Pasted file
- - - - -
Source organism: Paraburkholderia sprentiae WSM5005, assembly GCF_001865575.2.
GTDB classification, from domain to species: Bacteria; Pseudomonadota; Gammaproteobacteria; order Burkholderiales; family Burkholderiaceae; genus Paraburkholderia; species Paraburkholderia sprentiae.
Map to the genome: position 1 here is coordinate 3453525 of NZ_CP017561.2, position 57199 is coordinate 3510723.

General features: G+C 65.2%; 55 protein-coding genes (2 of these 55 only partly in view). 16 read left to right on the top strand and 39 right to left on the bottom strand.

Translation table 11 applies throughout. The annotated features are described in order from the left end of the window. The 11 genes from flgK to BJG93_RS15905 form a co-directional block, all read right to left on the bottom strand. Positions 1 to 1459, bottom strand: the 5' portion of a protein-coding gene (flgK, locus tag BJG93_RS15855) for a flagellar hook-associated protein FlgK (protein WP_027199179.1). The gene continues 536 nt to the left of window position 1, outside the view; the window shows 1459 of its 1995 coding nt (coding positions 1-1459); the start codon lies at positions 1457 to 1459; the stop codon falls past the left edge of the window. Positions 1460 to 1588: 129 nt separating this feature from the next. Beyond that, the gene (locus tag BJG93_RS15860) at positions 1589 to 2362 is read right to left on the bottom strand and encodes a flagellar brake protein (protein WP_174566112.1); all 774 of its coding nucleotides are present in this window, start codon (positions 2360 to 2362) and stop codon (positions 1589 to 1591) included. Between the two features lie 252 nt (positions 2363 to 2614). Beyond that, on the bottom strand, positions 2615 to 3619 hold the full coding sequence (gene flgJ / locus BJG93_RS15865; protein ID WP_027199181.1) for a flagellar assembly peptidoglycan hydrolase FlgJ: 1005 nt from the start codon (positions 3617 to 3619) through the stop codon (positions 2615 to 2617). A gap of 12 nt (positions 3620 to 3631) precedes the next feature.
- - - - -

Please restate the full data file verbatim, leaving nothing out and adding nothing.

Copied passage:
Source organism: Paraburkholderia sprentiae WSM5005, assembly GCF_001865575.2.
GTDB classification, from domain to species: Bacteria; Pseudomonadota; Gammaproteobacteria; order Burkholderiales; family Burkholderiaceae; genus Paraburkholderia; species Paraburkholderia sprentiae.
Map to the genome: position 1 here is coordinate 3453525 of NZ_CP017561.2, position 57199 is coordinate 3510723.

General features: G+C 65.2%; 55 protein-coding genes (2 of these 55 only partly in view). 16 read left to right on the top strand and 39 right to left on the bottom strand.

Translation table 11 applies throughout. The annotated features are described in order from the left end of the window. The 11 genes from flgK to BJG93_RS15905 form a co-directional block, all read right to left on the bottom strand. Positions 1 to 1459, bottom strand: the 5' portion of a protein-coding gene (flgK, locus tag BJG93_RS15855) for a flagellar hook-associated protein FlgK (protein WP_027199179.1). The gene continues 536 nt to the left of window position 1, outside the view; the window shows 1459 of its 1995 coding nt (coding positions 1-1459); the start codon lies at positions 1457 to 1459; the stop codon falls past the left edge of the window. Positions 1460 to 1588: 129 nt separating this feature from the next. Beyond that, the gene (locus tag BJG93_RS15860) at positions 1589 to 2362 is read right to left on the bottom strand and encodes a flagellar brake protein (protein WP_174566112.1); all 774 of its coding nucleotides are present in this window, start codon (positions 2360 to 2362) and stop codon (positions 1589 to 1591) included. Between the two features lie 252 nt (positions 2363 to 2614). Beyond that, on the bottom strand, positions 2615 to 3619 hold the full coding sequence (gene flgJ / locus BJG93_RS15865; protein ID WP_027199181.1) for a flagellar assembly peptidoglycan hydrolase FlgJ: 1005 nt from the start codon (positions 3617 to 3619) through the stop codon (positions 2615 to 2617). A gap of 12 nt (positions 3620 to 3631) precedes the next feature.